Lullabies for Lieutenants

Lullabies for Lietenants

by Franklin Cox

Overview:Capturing the chaotic nature of the U.S. Marine experience at war in Vietnam, this memoir recounts the experiences of a young officer in a series of unrelated short pieces. In a narrative as fragmented as the war itself, the only resolution is the same one reached by the Marines who fought—the conclusion of a tour of duty with no happy ending. Each chapter describes a specific event, a story of emotion, or a remarkable person (some are heroes, some are cowards). The reader lives the experience alongside the author, gaining a true sense of the pulse-pounding contact, surrealism, pathos, humor, and beauty that defined one of the low points of the American experience.

Rona Simmons (09/26/17): Gripping account of a Marine forward observer in Vietnam. I recall my heart pounding as I read it, my senses alert. He marvels at “how effectively his brave Marines fight and sacrifice for each other, not for the U.S. Constitution, not for the cause of democracy, not for God or the good old Red, White, and Blue, but for pride. Pride for each other and for the exquisite pride in being a Marine.”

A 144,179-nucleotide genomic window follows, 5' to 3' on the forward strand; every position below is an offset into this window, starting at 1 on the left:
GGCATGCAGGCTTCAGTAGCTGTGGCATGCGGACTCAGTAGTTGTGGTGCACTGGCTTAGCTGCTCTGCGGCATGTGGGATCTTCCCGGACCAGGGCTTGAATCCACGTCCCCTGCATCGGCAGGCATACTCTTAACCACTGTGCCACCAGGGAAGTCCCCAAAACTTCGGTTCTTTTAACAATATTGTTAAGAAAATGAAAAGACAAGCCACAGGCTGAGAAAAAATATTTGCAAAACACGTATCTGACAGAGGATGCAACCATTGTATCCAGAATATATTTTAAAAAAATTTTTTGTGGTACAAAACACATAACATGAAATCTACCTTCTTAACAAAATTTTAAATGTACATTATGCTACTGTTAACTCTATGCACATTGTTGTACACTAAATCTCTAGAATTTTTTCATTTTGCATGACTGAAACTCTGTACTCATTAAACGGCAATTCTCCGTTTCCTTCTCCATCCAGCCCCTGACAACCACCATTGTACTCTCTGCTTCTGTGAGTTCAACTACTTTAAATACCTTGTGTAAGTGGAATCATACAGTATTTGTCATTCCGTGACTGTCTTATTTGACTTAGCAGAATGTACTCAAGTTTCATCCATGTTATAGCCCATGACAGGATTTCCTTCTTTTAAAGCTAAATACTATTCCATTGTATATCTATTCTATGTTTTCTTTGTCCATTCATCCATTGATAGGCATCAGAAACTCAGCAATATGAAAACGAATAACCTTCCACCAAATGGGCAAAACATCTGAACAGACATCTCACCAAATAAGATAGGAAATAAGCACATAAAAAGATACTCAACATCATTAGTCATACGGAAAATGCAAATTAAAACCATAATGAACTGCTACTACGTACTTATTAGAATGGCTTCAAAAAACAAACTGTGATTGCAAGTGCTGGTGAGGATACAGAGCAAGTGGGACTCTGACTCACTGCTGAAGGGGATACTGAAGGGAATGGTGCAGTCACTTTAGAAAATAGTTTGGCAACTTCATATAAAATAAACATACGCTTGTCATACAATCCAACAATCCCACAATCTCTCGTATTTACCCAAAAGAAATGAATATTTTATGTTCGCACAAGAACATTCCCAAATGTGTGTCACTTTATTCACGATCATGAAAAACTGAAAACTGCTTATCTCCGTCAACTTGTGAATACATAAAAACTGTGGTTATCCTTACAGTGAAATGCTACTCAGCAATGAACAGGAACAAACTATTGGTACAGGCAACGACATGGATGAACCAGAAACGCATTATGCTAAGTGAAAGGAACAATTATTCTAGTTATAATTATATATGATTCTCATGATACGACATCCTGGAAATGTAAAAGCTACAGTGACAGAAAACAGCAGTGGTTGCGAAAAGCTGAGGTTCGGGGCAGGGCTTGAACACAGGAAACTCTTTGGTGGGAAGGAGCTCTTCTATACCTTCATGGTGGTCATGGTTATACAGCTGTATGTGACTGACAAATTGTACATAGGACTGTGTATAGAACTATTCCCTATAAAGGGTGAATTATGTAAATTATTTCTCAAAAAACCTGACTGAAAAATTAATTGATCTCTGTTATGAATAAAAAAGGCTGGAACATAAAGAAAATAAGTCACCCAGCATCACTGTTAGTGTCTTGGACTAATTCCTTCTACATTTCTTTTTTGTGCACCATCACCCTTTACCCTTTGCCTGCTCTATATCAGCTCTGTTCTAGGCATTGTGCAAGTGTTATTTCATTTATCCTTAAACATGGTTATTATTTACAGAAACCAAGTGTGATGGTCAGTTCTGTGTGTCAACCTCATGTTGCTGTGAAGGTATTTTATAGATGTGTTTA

Cox delivers the sounds of mortar shells and rain on ponchos, the smell of rotting vegetation and the iron-tinged scent of blood, and the damp of wet socks and slippery mountain sides, putting the reader beside him in this beautifully written but harrowing story of his experience in that most awful war.
Rating: *****

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